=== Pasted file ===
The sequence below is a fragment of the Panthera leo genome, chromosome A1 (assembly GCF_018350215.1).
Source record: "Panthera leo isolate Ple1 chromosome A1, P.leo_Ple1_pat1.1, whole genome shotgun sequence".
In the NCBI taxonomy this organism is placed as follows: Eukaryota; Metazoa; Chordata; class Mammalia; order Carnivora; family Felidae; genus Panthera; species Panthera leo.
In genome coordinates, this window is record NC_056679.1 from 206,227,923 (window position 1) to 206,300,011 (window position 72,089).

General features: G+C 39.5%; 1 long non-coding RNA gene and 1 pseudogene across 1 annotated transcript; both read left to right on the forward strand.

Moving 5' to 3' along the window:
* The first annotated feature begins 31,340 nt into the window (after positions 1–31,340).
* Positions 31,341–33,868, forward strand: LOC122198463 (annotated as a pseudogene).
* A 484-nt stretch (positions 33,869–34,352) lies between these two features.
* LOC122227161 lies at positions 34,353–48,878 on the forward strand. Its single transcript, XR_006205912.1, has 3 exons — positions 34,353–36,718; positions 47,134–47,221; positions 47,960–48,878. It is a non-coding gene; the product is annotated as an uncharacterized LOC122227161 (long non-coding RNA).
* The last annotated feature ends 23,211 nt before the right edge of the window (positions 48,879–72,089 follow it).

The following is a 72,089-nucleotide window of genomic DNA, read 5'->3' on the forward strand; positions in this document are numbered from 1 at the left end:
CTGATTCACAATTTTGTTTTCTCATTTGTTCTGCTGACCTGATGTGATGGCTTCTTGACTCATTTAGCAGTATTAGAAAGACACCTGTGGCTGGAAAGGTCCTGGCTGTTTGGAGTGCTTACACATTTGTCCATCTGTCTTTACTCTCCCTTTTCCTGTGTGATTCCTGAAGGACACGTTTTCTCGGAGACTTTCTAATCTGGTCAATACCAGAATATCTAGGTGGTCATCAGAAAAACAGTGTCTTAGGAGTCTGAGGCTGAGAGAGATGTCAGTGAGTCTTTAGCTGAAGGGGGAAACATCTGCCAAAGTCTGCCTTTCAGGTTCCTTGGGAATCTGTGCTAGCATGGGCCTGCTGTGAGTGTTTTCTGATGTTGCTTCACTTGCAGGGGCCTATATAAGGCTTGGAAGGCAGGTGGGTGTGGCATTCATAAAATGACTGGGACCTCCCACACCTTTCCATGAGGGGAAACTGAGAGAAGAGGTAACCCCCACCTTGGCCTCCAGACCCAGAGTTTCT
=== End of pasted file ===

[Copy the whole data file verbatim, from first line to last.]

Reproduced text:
The sequence below is a fragment of the Panthera leo genome, chromosome A1 (assembly GCF_018350215.1).
Source record: "Panthera leo isolate Ple1 chromosome A1, P.leo_Ple1_pat1.1, whole genome shotgun sequence".
In the NCBI taxonomy this organism is placed as follows: Eukaryota; Metazoa; Chordata; class Mammalia; order Carnivora; family Felidae; genus Panthera; species Panthera leo.
In genome coordinates, this window is record NC_056679.1 from 206,227,923 (window position 1) to 206,300,011 (window position 72,089).

General features: G+C 39.5%; 1 long non-coding RNA gene and 1 pseudogene across 1 annotated transcript; both read left to right on the forward strand.

Moving 5' to 3' along the window:
* The first annotated feature begins 31,340 nt into the window (after positions 1–31,340).
* Positions 31,341–33,868, forward strand: LOC122198463 (annotated as a pseudogene).
* A 484-nt stretch (positions 33,869–34,352) lies between these two features.
* LOC122227161 lies at positions 34,353–48,878 on the forward strand. Its single transcript, XR_006205912.1, has 3 exons — positions 34,353–36,718; positions 47,134–47,221; positions 47,960–48,878. It is a non-coding gene; the product is annotated as an uncharacterized LOC122227161 (long non-coding RNA).
* The last annotated feature ends 23,211 nt before the right edge of the window (positions 48,879–72,089 follow it).

The following is a 72,089-nucleotide window of genomic DNA, read 5'->3' on the forward strand; positions in this document are numbered from 1 at the left end:
CTGATTCACAATTTTGTTTTCTCATTTGTTCTGCTGACCTGATGTGATGGCTTCTTGACTCATTTAGCAGTATTAGAAAGACACCTGTGGCTGGAAAGGTCCTGGCTGTTTGGAGTGCTTACACATTTGTCCATCTGTCTTTACTCTCCCTTTTCCTGTGTGATTCCTGAAGGACACGTTTTCTCGGAGACTTTCTAATCTGGTCAATACCAGAATATCTAGGTGGTCATCAGAAAAACAGTGTCTTAGGAGTCTGAGGCTGAGAGAGATGTCAGTGAGTCTTTAGCTGAAGGGGGAAACATCTGCCAAAGTCTGCCTTTCAGGTTCCTTGGGAATCTGTGCTAGCATGGGCCTGCTGTGAGTGTTTTCTGATGTTGCTTCACTTGCAGGGGCCTATATAAGGCTTGGAAGGCAGGTGGGTGTGGCATTCATAAAATGACTGGGACCTCCCACACCTTTCCATGAGGGGAAACTGAGAGAAGAGGTAACCCCCACCTTGGCCTCCAGACCCAGAGTTTCT